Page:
Publicity Tips and Guidelines for Participating Organizations
Thank you for participating in the American Archive of Public Broadcasting (AAPB) and for your support of public media’s long-term preservation and access. These guidelines help provide a template for spreading the word about your contribution to the AAPB and how your community can access historic programming from your organization.
If you have any questions, please contact Casey Davis Kaufman, AAPB Project Manager at email@example.com.
Promoting your organization:
We encourage sharing and promoting your organization’s contributions in the archive in the following ways:
- Dedicate a page on your website about your history and participation in the AAPB, emphasizing that it will be preserved for future generations to enjoy, and include a link to your organization’s historic content that can be accessed in AAPB. Find your landing page here.
Example social post: “We have preserved our local history with the @amarchivepub! Visit our collection online at https://americanarchive.org/participating-orgs/1784.2."
Issue a press release: To issue an announcement to your local media, reach out to GBH External Communications Manager Emily Balk (firstname.lastname@example.org) for a template press release and work with your communications team to reach reporters in your area.
Write a blog post about your historic content, with links to your organization’s page or specific digitized programs in the AAPB.
Check out this blog post from WNET. KYUK in Bethel, Alaska also shared a great article about their participation in the AAPB.
Include information about your AAPB participation in print materials, anniversary booklets, newsletters, etc.
Share your historic content and blog post on social media, using clips and/or stills from the programs, if rights allow. Make sure to link to the full programs available on the AAPB website and tag @amarchivepub.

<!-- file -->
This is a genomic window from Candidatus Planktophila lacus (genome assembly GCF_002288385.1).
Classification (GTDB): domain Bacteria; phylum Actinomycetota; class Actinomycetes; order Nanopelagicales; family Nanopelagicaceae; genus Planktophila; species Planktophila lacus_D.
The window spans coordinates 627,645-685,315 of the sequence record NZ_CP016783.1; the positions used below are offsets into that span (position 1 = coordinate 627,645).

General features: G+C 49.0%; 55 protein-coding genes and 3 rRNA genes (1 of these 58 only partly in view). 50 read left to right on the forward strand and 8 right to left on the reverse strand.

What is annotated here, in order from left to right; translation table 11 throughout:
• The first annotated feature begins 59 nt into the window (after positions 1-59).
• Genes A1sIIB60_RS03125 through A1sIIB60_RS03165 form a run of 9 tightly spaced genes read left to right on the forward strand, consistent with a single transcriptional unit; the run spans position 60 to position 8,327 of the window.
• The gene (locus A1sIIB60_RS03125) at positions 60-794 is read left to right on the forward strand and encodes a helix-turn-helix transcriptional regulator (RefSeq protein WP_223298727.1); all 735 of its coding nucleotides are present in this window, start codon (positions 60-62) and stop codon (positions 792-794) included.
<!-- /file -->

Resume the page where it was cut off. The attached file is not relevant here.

Example social post: “#OTD in 1956, Autherine Lucy is the first Black student to attend the University of Alabama. In 1955, lawyer Arthur Shores had defended Lucy's right to attend the university, but in 1956, riots broke out and Lucy was expelled. Watch → https://americanarchive.org/catalog/cpb-aacip_151-416sx64w2n #BlackHistoryMonth.” View the original tweet.
- If an opportunity exists, go on-the-air at your station to talk about your station’s history and the archival programming preserved and made available in the AAPB.
In any of these situations, we’d be happy to provide you with low-res copies of specific items from your organization that you wish to promote; we just ask that you notify us a few days in advance of your deadline.
An AAPB boilerplate is available if you would like to issue a press release. Please contact GBH External Communications Manager Emily Balk (email@example.com) to inquire about the process.
AAPB logos are available in color and black and white, in a variety of designs (square letters, stacked – two versions, and wide), and in different formats (JPG, PNG, and EPS). Please contact Casey directly for a link to download your preferred versions of the logo.
Post the logo on your websites, blogs, print materials and social media, along with information about your participation in the AAPB, with links to your digitized content and/or organization page.
When posted on the website, feel free to hyperlink the logo to your organization’s page on the AAPB website.
For an example, visit the Louisiana Digital Media Archive website.
Please do not:
Alter the color of the logo
Change the proportions of the logo
Feel free to tag and re-share content from us @amarchivepub on Twitter, Instagram and Facebook.
Example post from GBH: “Charley Pride on 60s club promoters being hesitant to book him: "Once I got on stage and started singing, all that kind of stuff dissolved." His interview on @npt8's "A Word on Words" in 1994 (via @amarchivepub) → https://to.wgbh.org/2LDVRU9” See the original post here.